The day before the show, a few volunteers set up GCC’s arena at the venue. (No venue in the area has a dressage ring, so the club purchased a ring and a trailer to haul it around in.) The day of the show, the show management arrives about an hour before the first rider; I come armed with my binder, a variety of pens and notebooks, and my Chromebook. The volunteer with the tests and numbers arrives, competitors begin to arrive and the check-in process begins. Check-in is typically smooth, although I’ve had to shake people down for entry fees once or twice.

GCC is fancy with its trailer and arena.

Once the show starts, it generally runs itself. There’s a volunteer at the warm up ring, keeping everyone informed about who’s in the ring and who’s on deck; the show office hums with the sounds of someone calculating scores on an adding machine. Another person sets the scored tests on a table with the ribbons attached and writes the scores on a big poster board for everyone to see. Youth members run tests from the scribe to the office. Someone’s always hovering, waiting for their test. Riders use the office area as a place to hang out, complain about the judge and analyze each other’s rides.

It’s not a glamorous job, but show planning and management is a necessary one. If you enjoy the shows your local organizations put on, thank them when you compete. Better yet, offer to help sometime! I’m sure they’d be happy to have you.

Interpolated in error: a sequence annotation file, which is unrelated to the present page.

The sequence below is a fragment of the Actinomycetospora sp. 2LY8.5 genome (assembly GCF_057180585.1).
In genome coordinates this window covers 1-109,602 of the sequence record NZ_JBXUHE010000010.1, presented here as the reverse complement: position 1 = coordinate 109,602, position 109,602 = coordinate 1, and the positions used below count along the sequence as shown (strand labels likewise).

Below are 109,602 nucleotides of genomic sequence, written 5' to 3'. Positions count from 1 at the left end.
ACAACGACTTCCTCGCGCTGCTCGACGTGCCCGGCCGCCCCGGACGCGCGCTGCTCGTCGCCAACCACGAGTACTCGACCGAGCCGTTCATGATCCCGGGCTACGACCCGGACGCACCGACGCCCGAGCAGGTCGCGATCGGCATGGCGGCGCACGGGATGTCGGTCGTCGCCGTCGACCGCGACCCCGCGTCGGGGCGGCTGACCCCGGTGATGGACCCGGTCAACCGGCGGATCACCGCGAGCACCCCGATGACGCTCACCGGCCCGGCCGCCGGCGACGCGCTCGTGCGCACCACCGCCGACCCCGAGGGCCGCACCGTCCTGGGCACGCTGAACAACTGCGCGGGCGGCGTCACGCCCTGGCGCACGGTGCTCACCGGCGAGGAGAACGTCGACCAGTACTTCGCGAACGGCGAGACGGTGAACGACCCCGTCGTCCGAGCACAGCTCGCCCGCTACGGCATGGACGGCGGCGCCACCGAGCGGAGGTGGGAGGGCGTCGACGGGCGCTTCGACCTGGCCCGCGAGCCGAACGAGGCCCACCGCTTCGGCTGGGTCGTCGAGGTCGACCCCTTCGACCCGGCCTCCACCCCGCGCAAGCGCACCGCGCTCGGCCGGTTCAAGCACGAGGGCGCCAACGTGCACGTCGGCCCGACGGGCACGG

Author: Stephanie

Equestrian, amateur cook, people person.

11 thoughts on “Planning a horse show”

  1. This is great! I signed up to help out with show planning at a local venue next year so in addition to referring to this constantly, guess who I will be emailing last minute with questions! 😀 Hope you don’t mind continuing you share your wealth of knowledge.

  2. I often think that the smaller, local show mangement teams have a tougher job than the big ones because they have less help! When I helped run QH Congress, the programs we used made the job a LOT easier.

    1. I can imagine! I would LOVE to have a program to do all of this for me but I’m terrified I’ll end up being the one who manages ALL the shows because I’m the only one who knows how to use it lolz!

      Johnny and I are working writing a program that will at least take some of the work out of the scheduling, and I’ve been working on developing an online entry system for a while. Hopefully it’ll be done before the 2016 season starts!